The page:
Thanks for the constructive feedback. Of course I would check with Fidelity when it comes time for me to start to really think about it in detail - but I have another 5-6 years until then.

Some interesting points that I was unaware of though - that I can take the RMD from a single IRA account as long as I calculate the proper amount for the RMD across all IRA accounts.

I need to consider how to take the RMDs - one time, or periodic withdrawals.

I also need to consider having taxes withheld to reduce / eliminate the need for quarterly estimated payments.

When the time comes, it looks like I can set up the RMDs using Fidelity’s website and set it to happen automatically - but still make sure that they happen on time.

Thanks (just about) everyone for your responses.
'38Packard

One thought about taking RMDs from a single IRA that I had recently is that when the time comes (two years), I will be able to take our (wife and I) RMDs from one of my IRA accounts based on the total value of all my IRAs and my wife’s, but I have concluded that that is incorrect. I will have to take my RMDs from at least one of my IRAs and take my wife’s RMDs from at least one of my wife’s IRA accounts.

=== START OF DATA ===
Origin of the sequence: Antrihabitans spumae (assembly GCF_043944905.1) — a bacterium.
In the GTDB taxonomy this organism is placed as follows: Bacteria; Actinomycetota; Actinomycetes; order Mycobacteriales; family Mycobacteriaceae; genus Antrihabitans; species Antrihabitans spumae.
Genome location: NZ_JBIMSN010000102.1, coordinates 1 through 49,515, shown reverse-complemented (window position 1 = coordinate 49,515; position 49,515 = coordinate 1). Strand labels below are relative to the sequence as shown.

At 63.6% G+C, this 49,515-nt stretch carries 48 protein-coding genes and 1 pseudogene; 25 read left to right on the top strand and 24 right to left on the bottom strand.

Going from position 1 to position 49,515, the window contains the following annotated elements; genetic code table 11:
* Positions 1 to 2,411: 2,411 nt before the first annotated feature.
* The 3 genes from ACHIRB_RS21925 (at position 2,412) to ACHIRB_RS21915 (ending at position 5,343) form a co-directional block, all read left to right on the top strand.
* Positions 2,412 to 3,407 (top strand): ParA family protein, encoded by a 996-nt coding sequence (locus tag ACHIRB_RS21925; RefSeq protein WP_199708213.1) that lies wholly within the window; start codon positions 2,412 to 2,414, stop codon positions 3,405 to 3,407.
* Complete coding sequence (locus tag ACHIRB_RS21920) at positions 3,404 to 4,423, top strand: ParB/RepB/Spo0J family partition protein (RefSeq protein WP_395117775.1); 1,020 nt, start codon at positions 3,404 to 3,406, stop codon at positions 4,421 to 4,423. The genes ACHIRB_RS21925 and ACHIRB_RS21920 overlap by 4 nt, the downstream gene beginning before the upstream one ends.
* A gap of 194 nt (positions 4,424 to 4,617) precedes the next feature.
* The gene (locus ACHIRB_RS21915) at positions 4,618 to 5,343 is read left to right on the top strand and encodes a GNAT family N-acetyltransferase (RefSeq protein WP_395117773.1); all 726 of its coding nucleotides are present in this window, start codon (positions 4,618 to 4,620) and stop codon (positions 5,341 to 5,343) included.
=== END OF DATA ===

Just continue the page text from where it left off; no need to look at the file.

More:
So calculating “two” separate RMDs based on two different sets of holdings and taking two separate RMDs from at least two IRA accounts with different registrations.

Yes, that’s because of the “I” in IRA. It’s very important to understand this fact. You also need to calculate the RMD using each age separately. There is a weird exception to this rule (calculating RMD) if one spouse is 10 years younger than the other spouse and is the sole beneficiary on the IRA account … in that case, you can use joint life expectancy (which results in a lower RMD).

Sole beneficiary spouse who is more than 10 years younger.

If the sole beneficiary of your IRA is your spouse and your spouse is more than 10 years younger than you, use the life expectancy from Table II (Joint Life and Last Survivor Expectancy) in Appendix B.